Housing and industrial estates have been built on some of the area that was Heston Aerodrome, and the M4 motorway with its large service area (Heston services) cuts across the former aerodrome site east–west, but a substantial area to the north of the M4 is host to the Airlinks 18-hole golf course. Many of the roads in the area have aviation-related names: Alcock Road (Alcock and Brown), Brabazon Road (Lord Brabazon), Bleriot Road (Louis Blériot), Cobham Road (Sir Alan Cobham), De Havilland Road (Geoffrey de Havilland), Norman Crescent (Nigel Norman), Phoenix Way (Heston Phoenix), Sopwith Road (Thomas Sopwith), Spitfire Way (Supermarine Spitfire), Whittle Road (Frank Whittle), and Wright Road (the Wright brothers).[4]


There are six primary schools in Heston: Edison Primary School, Berkeley, The Rosary Catholic School, Westbrook Primary, Springwell School, Heston Primary School. Heston Community School is a secondary school with a sixth form.


There are three active community groups in Heston: Heston Residents Association,[7] formed in 1918, Heston West Big Local,[8] formed in 2015 and Heston Action Group,[9] formed in 2018.


London Underground[edit]

Hounslow West tube station is just within the area's southern boundary and is (1.1 miles (1.8 km) from the village hall). To the East, the nearest underground station is Osterley tube station (1.3 miles (2.1 km) from the village hall)

East–West roads[edit]

The A4 Great West Road, having left the historic A315 on the ChiswickBrentford border, forms the southern border of Heston and then reaches Henlys Roundabout by Hounslow West from which two routes leave. A WNW route passes Heathrow Airport Terminals 13 and 5 as the Bath Road and a WSW route, the A30, passes Terminal 4, bypasses Staines and reaches the M25; the remainder is for the most part a minor route to Land's End, Cornwall.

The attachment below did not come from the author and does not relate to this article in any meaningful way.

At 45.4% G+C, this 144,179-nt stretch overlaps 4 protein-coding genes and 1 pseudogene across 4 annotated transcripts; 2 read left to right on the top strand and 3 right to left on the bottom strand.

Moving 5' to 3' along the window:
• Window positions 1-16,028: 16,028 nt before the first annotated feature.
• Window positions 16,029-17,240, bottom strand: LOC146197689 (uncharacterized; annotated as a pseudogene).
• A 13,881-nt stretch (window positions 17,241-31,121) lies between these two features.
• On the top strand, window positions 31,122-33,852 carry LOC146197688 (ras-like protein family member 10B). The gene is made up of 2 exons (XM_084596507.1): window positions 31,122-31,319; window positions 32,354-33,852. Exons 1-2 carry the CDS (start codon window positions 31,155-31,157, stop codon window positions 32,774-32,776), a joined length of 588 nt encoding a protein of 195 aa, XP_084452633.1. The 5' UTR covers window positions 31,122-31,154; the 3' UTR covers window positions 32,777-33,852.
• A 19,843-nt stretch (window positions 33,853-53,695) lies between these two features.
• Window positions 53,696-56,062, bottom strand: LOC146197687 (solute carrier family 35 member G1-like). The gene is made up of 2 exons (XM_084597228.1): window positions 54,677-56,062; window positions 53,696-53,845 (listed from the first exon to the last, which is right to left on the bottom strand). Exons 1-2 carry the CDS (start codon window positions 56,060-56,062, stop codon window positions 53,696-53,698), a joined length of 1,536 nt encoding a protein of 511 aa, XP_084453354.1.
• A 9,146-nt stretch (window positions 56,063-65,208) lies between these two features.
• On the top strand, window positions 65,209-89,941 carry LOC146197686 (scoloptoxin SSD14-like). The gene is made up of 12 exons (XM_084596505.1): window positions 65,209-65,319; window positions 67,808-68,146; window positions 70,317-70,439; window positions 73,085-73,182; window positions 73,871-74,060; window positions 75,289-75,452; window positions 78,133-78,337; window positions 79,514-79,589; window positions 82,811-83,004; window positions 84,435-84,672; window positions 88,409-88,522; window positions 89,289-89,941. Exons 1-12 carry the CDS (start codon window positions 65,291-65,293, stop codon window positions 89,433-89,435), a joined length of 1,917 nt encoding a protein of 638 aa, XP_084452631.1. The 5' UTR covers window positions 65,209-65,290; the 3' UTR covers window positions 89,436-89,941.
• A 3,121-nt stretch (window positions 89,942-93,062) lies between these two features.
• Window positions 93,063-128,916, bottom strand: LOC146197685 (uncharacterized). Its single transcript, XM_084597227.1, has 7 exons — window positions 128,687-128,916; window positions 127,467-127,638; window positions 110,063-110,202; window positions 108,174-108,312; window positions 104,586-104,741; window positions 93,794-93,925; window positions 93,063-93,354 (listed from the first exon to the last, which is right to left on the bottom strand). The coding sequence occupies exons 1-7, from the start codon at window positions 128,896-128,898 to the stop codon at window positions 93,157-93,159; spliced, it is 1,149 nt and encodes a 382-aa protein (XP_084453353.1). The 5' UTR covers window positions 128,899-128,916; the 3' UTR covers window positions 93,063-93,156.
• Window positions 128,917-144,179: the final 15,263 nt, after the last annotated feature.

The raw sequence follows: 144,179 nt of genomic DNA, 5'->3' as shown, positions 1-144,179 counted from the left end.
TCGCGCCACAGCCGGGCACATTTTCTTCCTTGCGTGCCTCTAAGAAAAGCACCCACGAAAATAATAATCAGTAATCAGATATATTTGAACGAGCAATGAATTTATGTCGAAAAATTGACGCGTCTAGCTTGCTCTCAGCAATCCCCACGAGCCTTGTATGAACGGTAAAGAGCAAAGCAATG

The M4 motorway is 12 mile (800 m) north; its nearest junction is J3, accessed from Hyde Lane or Southall Lane, crossing over the M4 motorway into North Hyde and then turning left (west) to reach the A312, The Parkway, 220 yards (200 m) north of the junction.

North–South roads[edit]

The north–south A312, The Parkway, to the west of Heston leads south to Feltham and Hampton or north to Harrow passing Waggoners' Roundabout (WNW of Henlys Roundabout in Hounslow West), Hayes, Yeading and Northolt.

Three minor roads converge on Heston from the A315 in parts of Hounslow, the A3063, A3005 and B363. The single road re-divides just north in Norwood Green into a northwest road to Southall (the A3005) and into the A4127 that passes by Hanwell, briefly using the A4020 west before bypassing Dormers Wells, passing Greenford to reach Sudbury, the town immediately to the west of Wembley and North Wembley.

For longer journeys north, the M4 then M25 provide the best routes. For longer journeys south, Hanworth Road in Hounslow leads to the A316 which becomes the M3 motorway.

Nearest places[edit]

Notable people[edit]


Demography and housing[edit]

2011 Census Homes
Ward Detached Semi-detached Terraced Flats and apartments Caravans/temporary/mobile homes/houseboats Shared between households[1]
Heston Central 215 1,930 534 1,210 1 6
Heston East 287 1,680 749 1,282 1 5
Heston West 175 1,405 855 1,558 20 3
2011 Census Households
Ward Population Households % Owned outright % Owned with a loan hectares[1]
Heston Central 12,288 3,896 24 31 168
Heston East 12,319 4,004 25 32 200
Heston West 12,438 4,016 20 26 383

Heston's ethnic groups in 2011 were:

14.9% White British

7.2% Other White (Not covering Irish and Gypsy)

60.9% Asian

7.2% Black

This is 2011 combined data for Heston's three wards, Heston East, West and Central.[citation needed]


  1. ^ a b c Key Statistics; Quick Statistics: Population Density 2011 census Office for National Statistics
  2. ^ "Key to English Place-names".
  3. ^ a b Susan Reynolds (Editor) (1962). "Heston and Isleworth: Introduction". A History of the County of Middlesex: Volume 3. Institute of Historical Research. Retrieved 24 December 2013.CS1 maint: extra text: authors list (link)
  4. ^ a b c Sherwood (1999)
  5. ^ "Genuki: Heston, Middlesex".
  6. ^ Kelly's Directory of Middlesex, as quoted at http://forebears.io/england/middlesex/heston/sutton
  7. ^ http://www.hestonresidentsassociation.org/[bare URL]
  8. ^ https://www.hestonwest.org/[bare URL]
  9. ^ https://www.facebook.com/hestonactiongroup/[bare URL]
  10. ^ Bird, Peter (5 December 1992). "Obituary: Don Allum". The Independent. Retrieved 20 August 2012.
  11. ^ "Jimmy Page". www.led-zeppelin.org. Retrieved 19 August 2012.